Ontario is looking to boost elevator availability in multi-storey residential buildings, as well as long-term care and seniors’ homes. In what would be a global first, the provincial government plans to establish a data-based standard for the time it takes to turn around elevator repairs.
This measure forms part of an action plan that comes in response to a study commissioned by the Technical Standards and Safety Authority (TSSA) at the request of the Ministry of Government and Consumer Services. The study, produced with support from Deloitte’s public sector strategy team, occurred as concerns surrounding elevator availability mounted.
In his final report, study lead Justice J. Douglas Cunningham found that the current state of elevator availability falls far short of ideal. He made 19 recommendations for improving the status quo, including looking into requiring more frequent upkeep for high-risk devices and stepping up the enforcement of existing maintenance standards with new fines.
Minister of Government and Consumer Services Tracy MacCharles said the government will be addressing all of the recommendations contained in Justice Cunningham’s report as she announced the action plan last week at a downtown press conference.
“Our government has growing concerns about seniors and people with disabilities and other mobility issues being unable to get in or out of their condos, apartments, long-term care facility or retirement homes because of unreliable elevators,” she said. “The changes we are proposing would reduce elevator breakdowns by developing new preventive maintenance requirements and expanding enforcement tools.”
Min. MacCharles said the government will introduce legislation soon as it moves to roll out its action plan in stages. If passed, proposed changes would pave the way for measures including the collection and sharing of data on elevator availability, which is currently sparse.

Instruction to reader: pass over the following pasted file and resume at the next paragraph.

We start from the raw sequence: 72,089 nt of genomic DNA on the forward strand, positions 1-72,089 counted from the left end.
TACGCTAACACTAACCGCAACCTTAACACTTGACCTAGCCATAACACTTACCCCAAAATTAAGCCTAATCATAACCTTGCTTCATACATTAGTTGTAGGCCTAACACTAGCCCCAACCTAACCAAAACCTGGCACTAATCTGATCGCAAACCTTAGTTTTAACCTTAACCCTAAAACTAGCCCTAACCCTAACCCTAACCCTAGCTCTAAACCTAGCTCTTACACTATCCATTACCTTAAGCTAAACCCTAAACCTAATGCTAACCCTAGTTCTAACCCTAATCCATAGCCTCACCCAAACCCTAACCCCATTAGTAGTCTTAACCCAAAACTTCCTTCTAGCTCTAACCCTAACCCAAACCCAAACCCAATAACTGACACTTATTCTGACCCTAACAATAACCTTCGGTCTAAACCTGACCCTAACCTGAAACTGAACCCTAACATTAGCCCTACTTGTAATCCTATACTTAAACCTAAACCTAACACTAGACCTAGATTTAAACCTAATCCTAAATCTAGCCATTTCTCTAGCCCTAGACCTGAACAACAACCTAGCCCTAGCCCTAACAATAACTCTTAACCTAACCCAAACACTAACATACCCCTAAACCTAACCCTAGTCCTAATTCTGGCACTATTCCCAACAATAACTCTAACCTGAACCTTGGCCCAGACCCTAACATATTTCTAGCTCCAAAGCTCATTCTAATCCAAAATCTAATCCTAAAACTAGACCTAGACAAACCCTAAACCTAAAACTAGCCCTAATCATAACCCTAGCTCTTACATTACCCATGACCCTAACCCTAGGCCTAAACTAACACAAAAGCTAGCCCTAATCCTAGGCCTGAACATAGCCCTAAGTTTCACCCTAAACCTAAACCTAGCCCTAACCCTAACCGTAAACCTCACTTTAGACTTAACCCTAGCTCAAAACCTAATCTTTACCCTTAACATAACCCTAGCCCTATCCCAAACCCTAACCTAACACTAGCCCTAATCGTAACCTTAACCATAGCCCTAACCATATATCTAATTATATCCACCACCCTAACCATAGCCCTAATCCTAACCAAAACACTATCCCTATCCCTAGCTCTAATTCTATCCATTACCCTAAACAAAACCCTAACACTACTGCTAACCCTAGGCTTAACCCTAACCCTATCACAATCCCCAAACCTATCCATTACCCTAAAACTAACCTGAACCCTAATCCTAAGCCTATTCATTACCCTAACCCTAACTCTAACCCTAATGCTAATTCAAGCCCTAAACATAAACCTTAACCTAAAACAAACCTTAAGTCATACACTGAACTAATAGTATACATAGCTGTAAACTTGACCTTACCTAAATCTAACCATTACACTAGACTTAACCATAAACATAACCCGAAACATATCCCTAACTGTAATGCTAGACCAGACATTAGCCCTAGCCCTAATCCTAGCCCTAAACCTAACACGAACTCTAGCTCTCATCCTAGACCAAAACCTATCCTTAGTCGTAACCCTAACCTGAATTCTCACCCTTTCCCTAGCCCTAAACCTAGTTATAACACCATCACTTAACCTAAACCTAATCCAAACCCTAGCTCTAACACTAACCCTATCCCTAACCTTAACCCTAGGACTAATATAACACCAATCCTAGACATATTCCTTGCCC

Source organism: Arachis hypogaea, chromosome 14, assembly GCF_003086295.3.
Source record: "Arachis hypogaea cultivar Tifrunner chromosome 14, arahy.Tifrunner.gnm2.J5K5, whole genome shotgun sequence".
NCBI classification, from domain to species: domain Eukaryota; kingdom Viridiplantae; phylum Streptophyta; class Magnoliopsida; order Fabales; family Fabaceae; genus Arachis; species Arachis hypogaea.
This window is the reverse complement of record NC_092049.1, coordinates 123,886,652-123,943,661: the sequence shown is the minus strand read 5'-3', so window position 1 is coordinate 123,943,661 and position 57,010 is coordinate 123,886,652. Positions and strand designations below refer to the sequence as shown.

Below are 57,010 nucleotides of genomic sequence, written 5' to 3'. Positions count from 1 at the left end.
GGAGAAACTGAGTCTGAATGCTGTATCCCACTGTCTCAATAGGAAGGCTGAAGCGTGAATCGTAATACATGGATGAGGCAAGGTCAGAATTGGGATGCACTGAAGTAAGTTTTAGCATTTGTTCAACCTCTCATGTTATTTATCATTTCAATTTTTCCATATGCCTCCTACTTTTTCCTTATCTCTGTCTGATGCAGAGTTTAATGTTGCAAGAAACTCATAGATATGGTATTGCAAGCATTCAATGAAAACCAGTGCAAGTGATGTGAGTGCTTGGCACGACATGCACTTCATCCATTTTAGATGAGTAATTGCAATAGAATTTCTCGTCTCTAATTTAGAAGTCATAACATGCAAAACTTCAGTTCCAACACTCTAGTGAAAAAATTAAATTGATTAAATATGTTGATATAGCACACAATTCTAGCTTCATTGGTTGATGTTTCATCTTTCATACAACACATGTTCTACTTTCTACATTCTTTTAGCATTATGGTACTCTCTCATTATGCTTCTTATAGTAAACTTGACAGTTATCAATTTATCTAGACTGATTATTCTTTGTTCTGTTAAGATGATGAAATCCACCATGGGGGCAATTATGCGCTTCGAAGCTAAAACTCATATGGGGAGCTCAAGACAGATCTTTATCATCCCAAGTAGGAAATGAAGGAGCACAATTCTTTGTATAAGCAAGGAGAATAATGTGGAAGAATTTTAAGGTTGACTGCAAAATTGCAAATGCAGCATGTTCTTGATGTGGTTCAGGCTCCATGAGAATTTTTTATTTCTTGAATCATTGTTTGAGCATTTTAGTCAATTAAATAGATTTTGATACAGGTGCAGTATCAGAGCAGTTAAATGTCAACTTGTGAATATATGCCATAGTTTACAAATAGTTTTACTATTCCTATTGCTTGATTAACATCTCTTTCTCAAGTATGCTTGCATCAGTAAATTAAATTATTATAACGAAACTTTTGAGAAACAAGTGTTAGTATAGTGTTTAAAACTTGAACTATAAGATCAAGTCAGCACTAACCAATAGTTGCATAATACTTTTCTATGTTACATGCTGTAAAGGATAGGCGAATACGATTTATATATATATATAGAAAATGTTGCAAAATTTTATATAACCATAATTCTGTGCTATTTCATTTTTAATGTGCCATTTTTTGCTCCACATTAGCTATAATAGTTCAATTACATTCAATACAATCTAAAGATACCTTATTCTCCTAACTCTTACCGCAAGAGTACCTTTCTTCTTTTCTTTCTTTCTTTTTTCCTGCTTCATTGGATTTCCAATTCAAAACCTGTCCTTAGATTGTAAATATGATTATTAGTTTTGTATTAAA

A survey conducted as part of the study found responding condos to have an average elevator availability of 93 per cent, the lowest of all the institutional and residential building types reached and short of the industry target for up-time of 98 per cent. Justice Cunningham’s report calls for a public database showing elevator up-time by address to be created using information volunteered by contractors.
In a separate recommendation, he suggested requiring contractors to report service outages that last longer than two days to a regulator and develop plans for bringing elevators back online spelling out the respective responsibilities of the contractor and the owner. This approach marks a departure from the two-week deadline for repairing elevators proposed in a private member’s bill put forward by Liberal MPP Han Dong last winter. Dong, who was on hand at the press conference last week, welcomed the move to advance his efforts to improve the reliability of elevators.
“I’m glad to see that my private members’ bill was an inspiration for the government to take action and that proposed changes are coming,” he said in a press release accompanying the announcement. “The action plan addresses the concerns voiced by those living in our vertical communities.”